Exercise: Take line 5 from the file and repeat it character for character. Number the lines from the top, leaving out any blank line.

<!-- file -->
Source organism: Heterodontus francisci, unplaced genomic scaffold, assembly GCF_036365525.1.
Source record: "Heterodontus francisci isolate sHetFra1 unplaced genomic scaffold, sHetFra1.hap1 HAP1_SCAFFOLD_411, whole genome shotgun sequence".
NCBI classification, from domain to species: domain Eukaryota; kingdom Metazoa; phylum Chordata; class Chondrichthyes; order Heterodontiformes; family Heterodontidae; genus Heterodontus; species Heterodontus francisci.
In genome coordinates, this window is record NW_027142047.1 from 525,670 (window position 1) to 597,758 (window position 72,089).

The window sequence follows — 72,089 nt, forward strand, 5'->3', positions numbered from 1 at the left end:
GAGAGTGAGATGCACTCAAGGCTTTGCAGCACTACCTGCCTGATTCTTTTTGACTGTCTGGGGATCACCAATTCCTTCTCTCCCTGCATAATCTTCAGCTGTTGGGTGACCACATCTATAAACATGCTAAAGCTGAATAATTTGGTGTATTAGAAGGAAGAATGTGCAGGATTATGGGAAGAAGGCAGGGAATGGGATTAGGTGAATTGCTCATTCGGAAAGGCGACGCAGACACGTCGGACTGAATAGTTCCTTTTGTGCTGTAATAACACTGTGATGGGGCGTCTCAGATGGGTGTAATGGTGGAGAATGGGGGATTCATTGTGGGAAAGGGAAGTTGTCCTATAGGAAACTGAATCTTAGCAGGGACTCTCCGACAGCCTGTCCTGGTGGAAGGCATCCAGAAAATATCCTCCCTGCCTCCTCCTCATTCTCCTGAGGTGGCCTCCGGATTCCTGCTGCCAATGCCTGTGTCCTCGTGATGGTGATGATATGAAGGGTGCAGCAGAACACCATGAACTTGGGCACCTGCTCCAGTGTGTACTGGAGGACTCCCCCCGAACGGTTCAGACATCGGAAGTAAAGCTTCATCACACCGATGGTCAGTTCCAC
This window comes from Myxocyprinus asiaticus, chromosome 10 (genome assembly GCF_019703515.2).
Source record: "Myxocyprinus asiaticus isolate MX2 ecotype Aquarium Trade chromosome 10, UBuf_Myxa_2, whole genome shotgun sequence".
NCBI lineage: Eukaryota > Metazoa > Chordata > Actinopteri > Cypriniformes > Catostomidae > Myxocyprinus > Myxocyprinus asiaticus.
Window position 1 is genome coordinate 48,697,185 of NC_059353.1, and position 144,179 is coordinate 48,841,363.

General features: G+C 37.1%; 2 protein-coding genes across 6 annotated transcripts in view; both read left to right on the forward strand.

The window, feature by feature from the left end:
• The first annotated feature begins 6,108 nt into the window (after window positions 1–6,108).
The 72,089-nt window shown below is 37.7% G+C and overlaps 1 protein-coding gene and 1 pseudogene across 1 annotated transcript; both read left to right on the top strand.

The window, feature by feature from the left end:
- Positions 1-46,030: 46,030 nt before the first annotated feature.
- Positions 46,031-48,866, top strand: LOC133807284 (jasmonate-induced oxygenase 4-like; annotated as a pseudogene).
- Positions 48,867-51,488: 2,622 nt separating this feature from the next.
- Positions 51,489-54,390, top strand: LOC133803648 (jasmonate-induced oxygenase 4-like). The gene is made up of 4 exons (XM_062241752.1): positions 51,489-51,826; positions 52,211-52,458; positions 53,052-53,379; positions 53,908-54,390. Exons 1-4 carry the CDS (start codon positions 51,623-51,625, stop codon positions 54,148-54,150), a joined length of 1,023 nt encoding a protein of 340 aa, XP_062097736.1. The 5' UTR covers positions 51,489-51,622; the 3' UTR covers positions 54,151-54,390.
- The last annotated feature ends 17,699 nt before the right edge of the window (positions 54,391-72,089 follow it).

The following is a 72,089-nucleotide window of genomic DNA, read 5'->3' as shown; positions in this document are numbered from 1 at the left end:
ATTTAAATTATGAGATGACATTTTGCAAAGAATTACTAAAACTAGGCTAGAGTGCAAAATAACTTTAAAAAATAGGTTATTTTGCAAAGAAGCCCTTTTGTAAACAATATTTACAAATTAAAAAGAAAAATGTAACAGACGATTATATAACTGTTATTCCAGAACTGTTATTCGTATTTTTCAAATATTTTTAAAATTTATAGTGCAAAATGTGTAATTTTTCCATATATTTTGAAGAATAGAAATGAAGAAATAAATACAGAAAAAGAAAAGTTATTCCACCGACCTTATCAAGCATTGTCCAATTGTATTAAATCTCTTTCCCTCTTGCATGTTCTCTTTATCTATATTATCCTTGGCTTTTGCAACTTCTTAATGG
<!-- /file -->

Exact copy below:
The window sequence follows — 72,089 nt, forward strand, 5'->3', positions numbered from 1 at the left end: